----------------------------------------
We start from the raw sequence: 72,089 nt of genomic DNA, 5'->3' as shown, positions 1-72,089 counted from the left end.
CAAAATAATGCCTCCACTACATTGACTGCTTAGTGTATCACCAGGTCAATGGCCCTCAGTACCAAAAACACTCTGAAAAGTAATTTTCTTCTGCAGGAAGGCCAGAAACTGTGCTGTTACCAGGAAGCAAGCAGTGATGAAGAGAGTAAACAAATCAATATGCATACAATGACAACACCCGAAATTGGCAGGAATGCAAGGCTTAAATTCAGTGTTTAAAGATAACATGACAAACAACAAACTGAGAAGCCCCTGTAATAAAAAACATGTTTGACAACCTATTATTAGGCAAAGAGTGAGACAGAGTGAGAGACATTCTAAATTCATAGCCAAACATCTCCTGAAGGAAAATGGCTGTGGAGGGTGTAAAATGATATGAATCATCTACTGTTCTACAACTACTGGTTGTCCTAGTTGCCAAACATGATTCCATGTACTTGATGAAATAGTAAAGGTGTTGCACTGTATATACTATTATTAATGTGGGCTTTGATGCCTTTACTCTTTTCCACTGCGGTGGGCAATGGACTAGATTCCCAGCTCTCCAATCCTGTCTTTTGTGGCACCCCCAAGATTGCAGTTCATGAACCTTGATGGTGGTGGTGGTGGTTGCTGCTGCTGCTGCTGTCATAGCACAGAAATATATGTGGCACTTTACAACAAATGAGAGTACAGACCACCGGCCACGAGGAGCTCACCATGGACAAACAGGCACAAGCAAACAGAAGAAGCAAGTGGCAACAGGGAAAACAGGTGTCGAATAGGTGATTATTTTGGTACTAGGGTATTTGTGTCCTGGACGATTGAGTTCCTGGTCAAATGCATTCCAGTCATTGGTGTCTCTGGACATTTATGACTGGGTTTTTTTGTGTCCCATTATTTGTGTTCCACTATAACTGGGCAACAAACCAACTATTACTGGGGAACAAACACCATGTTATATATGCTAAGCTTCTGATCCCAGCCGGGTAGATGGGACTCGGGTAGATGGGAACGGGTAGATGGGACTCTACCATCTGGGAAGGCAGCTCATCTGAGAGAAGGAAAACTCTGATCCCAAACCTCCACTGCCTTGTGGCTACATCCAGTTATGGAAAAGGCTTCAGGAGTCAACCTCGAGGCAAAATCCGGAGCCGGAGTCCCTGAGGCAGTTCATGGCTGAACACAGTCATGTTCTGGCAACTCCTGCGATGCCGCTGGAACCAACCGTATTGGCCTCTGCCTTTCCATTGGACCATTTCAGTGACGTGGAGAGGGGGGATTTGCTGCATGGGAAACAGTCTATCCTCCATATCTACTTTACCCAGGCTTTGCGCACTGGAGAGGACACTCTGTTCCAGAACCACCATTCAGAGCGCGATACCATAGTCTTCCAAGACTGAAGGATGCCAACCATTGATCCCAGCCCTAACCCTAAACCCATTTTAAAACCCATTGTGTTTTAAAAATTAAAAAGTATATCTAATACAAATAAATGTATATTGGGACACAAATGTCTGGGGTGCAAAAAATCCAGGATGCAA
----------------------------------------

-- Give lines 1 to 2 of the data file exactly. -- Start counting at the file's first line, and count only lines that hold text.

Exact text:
We start from the raw sequence: 72,089 nt of genomic DNA, 5'->3' as shown, positions 1-72,089 counted from the left end.
CAAAATAATGCCTCCACTACATTGACTGCTTAGTGTATCACCAGGTCAATGGCCCTCAGTACCAAAAACACTCTGAAAAGTAATTTTCTTCTGCAGGAAGGCCAGAAACTGTGCTGTTACCAGGAAGCAAGCAGTGATGAAGAGAGTAAACAAATCAATATGCATACAATGACAACACCCGAAATTGGCAGGAATGCAAGGCTTAAATTCAGTGTTTAAAGATAACATGACAAACAACAAACTGAGAAGCCCCTGTAATAAAAAACATGTTTGACAACCTATTATTAGGCAAAGAGTGAGACAGAGTGAGAGACATTCTAAATTCATAGCCAAACATCTCCTGAAGGAAAATGGCTGTGGAGGGTGTAAAATGATATGAATCATCTACTGTTCTACAACTACTGGTTGTCCTAGTTGCCAAACATGATTCCATGTACTTGATGAAATAGTAAAGGTGTTGCACTGTATATACTATTATTAATGTGGGCTTTGATGCCTTTACTCTTTTCCACTGCGGTGGGCAATGGACTAGATTCCCAGCTCTCCAATCCTGTCTTTTGTGGCACCCCCAAGATTGCAGTTCATGAACCTTGATGGTGGTGGTGGTGGTTGCTGCTGCTGCTGCTGTCATAGCACAGAAATATATGTGGCACTTTACAACAAATGAGAGTACAGACCACCGGCCACGAGGAGCTCACCATGGACAAACAGGCACAAGCAAACAGAAGAAGCAAGTGGCAACAGGGAAAACAGGTGTCGAATAGGTGATTATTTTGGTACTAGGGTATTTGTGTCCTGGACGATTGAGTTCCTGGTCAAATGCATTCCAGTCATTGGTGTCTCTGGACATTTATGACTGGGTTTTTTTGTGTCCCATTATTTGTGTTCCACTATAACTGGGCAACAAACCAACTATTACTGGGGAACAAACACCATGTTATATATGCTAAGCTTCTGATCCCAGCCGGGTAGATGGGACTCGGGTAGATGGGAACGGGTAGATGGGACTCTACCATCTGGGAAGGCAGCTCATCTGAGAGAAGGAAAACTCTGATCCCAAACCTCCACTGCCTTGTGGCTACATCCAGTTATGGAAAAGGCTTCAGGAGTCAACCTCGAGGCAAAATCCGGAGCCGGAGTCCCTGAGGCAGTTCATGGCTGAACACAGTCATGTTCTGGCAACTCCTGCGATGCCGCTGGAACCAACCGTATTGGCCTCTGCCTTTCCATTGGACCATTTCAGTGACGTGGAGAGGGGGGATTTGCTGCATGGGAAACAGTCTATCCTCCATATCTACTTTACCCAGGCTTTGCGCACTGGAGAGGACACTCTGTTCCAGAACCACCATTCAGAGCGCGATACCATAGTCTTCCAAGACTGAAGGATGCCAACCATTGATCCCAGCCCTAACCCTAAACCCATTTTAAAACCCATTGTGTTTTAAAAATTAAAAAGTATATCTAATACAAATAAATGTATATTGGGACACAAATGTCTGGGGTGCAAAAAATCCAGGATGCAA